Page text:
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When I first started drinking Arizona wines again after a long exile in Boston, I heard rumors of a vintage called “The Dragon” at Burning Tree. I never got to taste those previous vintages, though I hunted for them; they were as elusive as the legendary creatures the wine was named for. So when Corey Turnbull took me aside one day and said “The Dragon is coming back,” I was freaking ecstatic. He gave me a bottle shortly after it went in, told me to hold onto it for a while, and… I decided now is the time, since, as C.S. Lewis would say, I’m old enough for fairy tales again. I’ve also barrel-tasted the next vintage of the Dragon, which also promises to be killer…
The Wine: The 2014 Dragon is, like previous iterations, a GSM blend. This vintage was made from 100% Arizona grapes. Specifically, the blend is 54% Mourvedre, 34% Syrah, and 12% Grenache. The Mourvedre and Grenache came from the fabled Colibri vineyard, the jewel of the Chiricahuas, while the Syrah came from the Willcox Bench, specifically from Carlson Creek Vineyard. The wine was aged in 30% new French oak for 22 months; some of the barrels Corey was super excited about were made by Meryiuex, which he felt would add some extra complexity and smoky character to this vintage of the Dragon. It’s a lovely sort of candy-crimson color in the glass, almost akin to the color of resin from the Dragon’s Blood tree, in fact.
The Nose: The wine opens with intense fruit: bright cherry and strawberry, with hints of watermelon, cinnamon, and plum, intermingling with the classic Colibri white pepper notes. After decanting, additional herbaceous and floral notes of violets, sage, cloves, and rosemary emerge from the wine, as well as a scent that reminds me of a ponderosa pine forest in summer.
The Palate: Bright plum, and watermelon characters, along with cherry jolly rancher, latakia, vanilla, sage, and that classic Colibri white pepper. After the wine is decanted, notes of cloves and cinnamon also emerge on the palate, along with rosemary. There’s quite a bit of tannins here, and The Dragon has a juicy acidity. The finish is long, lasting for 2 minutes and 6 seconds, and contains notes of white pepper, vanilla, and sage.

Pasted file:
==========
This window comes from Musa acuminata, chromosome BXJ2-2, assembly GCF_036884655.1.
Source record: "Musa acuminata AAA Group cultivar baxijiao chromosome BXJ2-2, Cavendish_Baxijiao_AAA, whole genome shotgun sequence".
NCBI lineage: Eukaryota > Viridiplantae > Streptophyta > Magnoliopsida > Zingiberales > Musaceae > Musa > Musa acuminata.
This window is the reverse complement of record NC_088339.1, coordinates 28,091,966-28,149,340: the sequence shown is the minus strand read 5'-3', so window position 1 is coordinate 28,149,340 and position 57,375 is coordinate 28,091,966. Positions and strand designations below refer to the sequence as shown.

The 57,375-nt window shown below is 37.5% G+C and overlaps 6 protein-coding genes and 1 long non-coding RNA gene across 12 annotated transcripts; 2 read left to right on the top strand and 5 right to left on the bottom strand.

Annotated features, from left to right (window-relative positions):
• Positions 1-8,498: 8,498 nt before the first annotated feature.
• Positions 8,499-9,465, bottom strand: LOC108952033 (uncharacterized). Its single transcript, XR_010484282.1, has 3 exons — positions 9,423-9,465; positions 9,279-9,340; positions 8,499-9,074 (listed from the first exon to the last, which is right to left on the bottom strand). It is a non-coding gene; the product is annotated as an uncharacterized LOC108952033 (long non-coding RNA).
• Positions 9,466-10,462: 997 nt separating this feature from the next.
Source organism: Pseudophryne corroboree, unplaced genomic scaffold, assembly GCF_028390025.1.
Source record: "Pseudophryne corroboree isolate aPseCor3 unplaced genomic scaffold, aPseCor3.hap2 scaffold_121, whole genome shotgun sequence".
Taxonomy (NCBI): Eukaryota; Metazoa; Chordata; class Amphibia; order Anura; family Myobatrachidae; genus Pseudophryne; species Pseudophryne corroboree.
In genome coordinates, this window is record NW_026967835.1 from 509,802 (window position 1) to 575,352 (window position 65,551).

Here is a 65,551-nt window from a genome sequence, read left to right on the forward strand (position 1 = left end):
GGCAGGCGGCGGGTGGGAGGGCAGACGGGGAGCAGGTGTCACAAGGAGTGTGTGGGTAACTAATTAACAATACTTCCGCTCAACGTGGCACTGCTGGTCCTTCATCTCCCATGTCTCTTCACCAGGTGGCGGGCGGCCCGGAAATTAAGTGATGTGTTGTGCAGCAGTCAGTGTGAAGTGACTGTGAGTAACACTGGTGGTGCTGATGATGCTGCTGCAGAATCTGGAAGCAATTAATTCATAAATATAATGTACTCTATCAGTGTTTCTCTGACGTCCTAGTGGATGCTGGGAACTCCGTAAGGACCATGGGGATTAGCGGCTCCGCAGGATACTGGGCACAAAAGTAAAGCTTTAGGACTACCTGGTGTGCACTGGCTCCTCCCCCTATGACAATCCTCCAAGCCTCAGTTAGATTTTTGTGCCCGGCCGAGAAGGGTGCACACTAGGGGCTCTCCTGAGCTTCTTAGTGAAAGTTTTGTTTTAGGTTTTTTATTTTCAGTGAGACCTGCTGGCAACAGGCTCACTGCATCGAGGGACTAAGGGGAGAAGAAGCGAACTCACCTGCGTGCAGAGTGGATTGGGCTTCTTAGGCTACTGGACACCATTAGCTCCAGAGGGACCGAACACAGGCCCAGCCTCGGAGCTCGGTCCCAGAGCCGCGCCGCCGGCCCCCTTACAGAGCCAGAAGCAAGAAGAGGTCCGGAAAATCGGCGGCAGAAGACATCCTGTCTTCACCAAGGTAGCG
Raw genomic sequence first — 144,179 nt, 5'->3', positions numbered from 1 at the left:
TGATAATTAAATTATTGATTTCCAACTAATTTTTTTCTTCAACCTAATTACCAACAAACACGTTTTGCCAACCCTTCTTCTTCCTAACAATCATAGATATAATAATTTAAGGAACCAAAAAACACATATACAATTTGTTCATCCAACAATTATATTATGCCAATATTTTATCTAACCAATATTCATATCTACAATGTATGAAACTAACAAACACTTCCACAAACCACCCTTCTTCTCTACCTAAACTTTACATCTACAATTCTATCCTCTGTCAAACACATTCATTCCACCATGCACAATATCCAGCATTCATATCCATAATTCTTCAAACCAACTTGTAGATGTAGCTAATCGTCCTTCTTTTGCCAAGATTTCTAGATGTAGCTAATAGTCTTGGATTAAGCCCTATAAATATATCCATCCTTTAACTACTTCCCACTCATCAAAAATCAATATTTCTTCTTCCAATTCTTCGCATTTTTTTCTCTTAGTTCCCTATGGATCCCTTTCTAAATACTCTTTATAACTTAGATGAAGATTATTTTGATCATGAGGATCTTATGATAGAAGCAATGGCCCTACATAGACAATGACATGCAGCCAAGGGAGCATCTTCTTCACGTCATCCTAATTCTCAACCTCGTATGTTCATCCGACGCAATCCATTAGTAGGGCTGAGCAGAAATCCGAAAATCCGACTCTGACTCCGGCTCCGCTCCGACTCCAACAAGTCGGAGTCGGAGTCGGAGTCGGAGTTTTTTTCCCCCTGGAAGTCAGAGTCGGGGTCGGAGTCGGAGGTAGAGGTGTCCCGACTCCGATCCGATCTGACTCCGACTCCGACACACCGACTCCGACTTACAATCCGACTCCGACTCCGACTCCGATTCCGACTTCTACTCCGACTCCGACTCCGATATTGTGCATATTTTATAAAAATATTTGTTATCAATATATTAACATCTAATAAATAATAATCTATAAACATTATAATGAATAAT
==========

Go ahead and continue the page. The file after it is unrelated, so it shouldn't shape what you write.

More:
The Pairing: If you don’t want to pair it with a night of playing Skyrim, I’d pair this wine with smoked elk ribs, or venison. Carne Asada tacos with green chilies would also work quite well. A vegetarian pairing would look towards using a combination of lentils, wild rice, and shitake mushrooms to create a dish to pair with The Dragon; perhaps some sort of soup or stew.
A Digression: Every wine made with Colibri fruit which I have encountered has distinct notes of white pepper on the nose and palate. This is something distinct from wines coming from the other side of the Chiricahua foothills. To me, this means something specific about the local geology and soils of Colibri versus other vineyards in Arizona, and honestly, I wish I knew what the hell it was.
The only geologic maps I’ve been able to find are distractingly vague in showing the region and don’t give me enough resolution to be able to figure out the location of the vineyard in relation to the local geology. It also doesn’t help that I just haven’t been to that corner of the state since I was about 16–and I was more interested in birding at that time. Clearly I need to make the trip myself, hopefully with The Geologist in tow, so that way I can better discern what in the local landscape and rocks is providing those classic Colibri white pepper notes. (Maybe I can convince her to write a paper about it… I digress.) Anyway, back to the wine.
Impressions: The 2014 Dragon is a pretty kickass GSM. And, it’s a wine that is pretty representative of the unique terroir of Colibri vineyards, even though it’s not coming entirely from that vineyard. This is a wine well worth hunting for, if you’re a fan of Arizona GSM blends, and should cellar well for another 10 years at least.
I feel that if this wine was a person, The Dragon would be sort of like the last character I created in Skyrim: an impish rogue with a penchant for crossbows and up-close sword-work, clad in leather armor. She’s also got some magic skills and likes laying down fire runes as a trap.
(I also just realized that will make no sense to anyone who has never played Skyrim, so let me rephrase that: She’s a badass.)